The Three of Wands is not just a nice card, it’s a good, understated design. It is a marvelous representation of the divinatory meanings and has just the right touch of transparency that reveals the story and influences that Waite and Colman Smith chose as a setting. As to the divinatory meanings, focusing on the question of the differences between Waite’s and the GD’s, one can ask a further question: are Colman Smith’s ships coming or going? It seems likely that on the one hand, Waite means to convey that when the Three of Wands is upright the ships are going… outbound to Colchis, adventure, and the golden fleece, or in an alternative reading, to the east to bring back exotic cargo. On the other hand, when the card is reversed, that the ship is returning, with the fleece or exotic goods.

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Meta-Stories of the Minor Arcana

We are almost at the halfway point through our analyses of the minor arcana Two through Ten cards. This may be a good time to step back and consider the most consistent finding so far. That finding is that it appears Waite and Colman Smith in many cases placed textual or visual representations of the origin stories of the particular Zodiac sign associated with the constellation for the decan to which the Golden Dawn group assigned the card. It is a serendipitous aspect of the RWS deck’s design process, that their basis in these origin stories can be “seen” in the cards still. Story-telling is indeed an excellent means to connect with the querent. It involves the querent in formulating the answer to the question, because everyone likes to participate in a good story. More than just archetypes, stories that have engaged people for literally thousands of years are likely to engage the querent as you interpret the cards and try to get to the bottom of what the cards are trying to tell both reader and querent.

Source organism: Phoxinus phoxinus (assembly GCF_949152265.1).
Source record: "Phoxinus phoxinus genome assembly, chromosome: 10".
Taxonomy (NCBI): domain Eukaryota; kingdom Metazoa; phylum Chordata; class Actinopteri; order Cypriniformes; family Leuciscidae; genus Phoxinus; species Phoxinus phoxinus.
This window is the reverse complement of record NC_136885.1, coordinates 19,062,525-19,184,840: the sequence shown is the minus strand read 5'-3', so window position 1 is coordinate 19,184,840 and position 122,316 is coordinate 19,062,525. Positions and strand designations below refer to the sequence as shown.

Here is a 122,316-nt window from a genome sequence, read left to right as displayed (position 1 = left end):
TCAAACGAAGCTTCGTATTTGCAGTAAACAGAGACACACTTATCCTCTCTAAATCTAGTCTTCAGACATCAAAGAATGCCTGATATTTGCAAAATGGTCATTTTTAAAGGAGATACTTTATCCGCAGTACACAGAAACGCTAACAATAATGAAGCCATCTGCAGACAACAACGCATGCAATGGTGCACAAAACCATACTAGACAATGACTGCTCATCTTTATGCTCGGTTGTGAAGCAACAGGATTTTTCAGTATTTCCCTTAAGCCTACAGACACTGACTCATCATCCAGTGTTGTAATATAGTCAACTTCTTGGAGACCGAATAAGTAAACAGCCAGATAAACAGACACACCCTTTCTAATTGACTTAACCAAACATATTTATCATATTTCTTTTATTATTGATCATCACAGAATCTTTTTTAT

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The Ten of Cups – A One Page Guide

The Ten of Cups is a great card to get in a reading… but it may not be one of Waite’s best. There are three imperfectly executed themes in the RWS Ten of Cups that I believe show Waite’s desire to infuse his mystical Christianity into the card. Firstly, there is an attempt to link the second covenant, by which belief in the divinity of Jesus of Nazareth washes away the original sin of Adam and Eve. Possibly related, a second theme links the water and cups to the Holy Grail and the last supper, at which that second covenant was announced. Finally, an attempt to link the alchemical symmetry between heaven and Earth as in the saying “As above, so below.” But these three themes aren’t anchored securely to the astrological, elemental and qabalistic influences, and therefore don’t affect the divinatory meanings strongly. The result is that the Christian mysticism that Waite imbued in other cards’ divinatory meanings could not be “poured” into the Ten of Cups, and upon analysis, it just doesn’t “feel” right.

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The Two of Pentacles – A One Page Guide

The Two of Pentacles presents questions. Why are there dramatic waves in the background when the elemental influence is not water but Earth? Why did Waite go out of his way not to call the figure eight of the string game the Ourobouros, as the Golden Dawn group described it? And finally, and oddly enough, most importantly—what’s with the hat? Since we’re in Capricorn, we’d better take the Goat of Fear, some aliens called the Anunnaki, and Noah’s Flood into consideration as we try to make sense of these seeming contradictions. And contradiction is what makes the Two of Pentacles a tour de force. It communicates Waite’s Christian mysticism by pulling it out from what should be its opposite: spirit from material, Christianity from pagan; first power promising its own replacement by the ultimate power.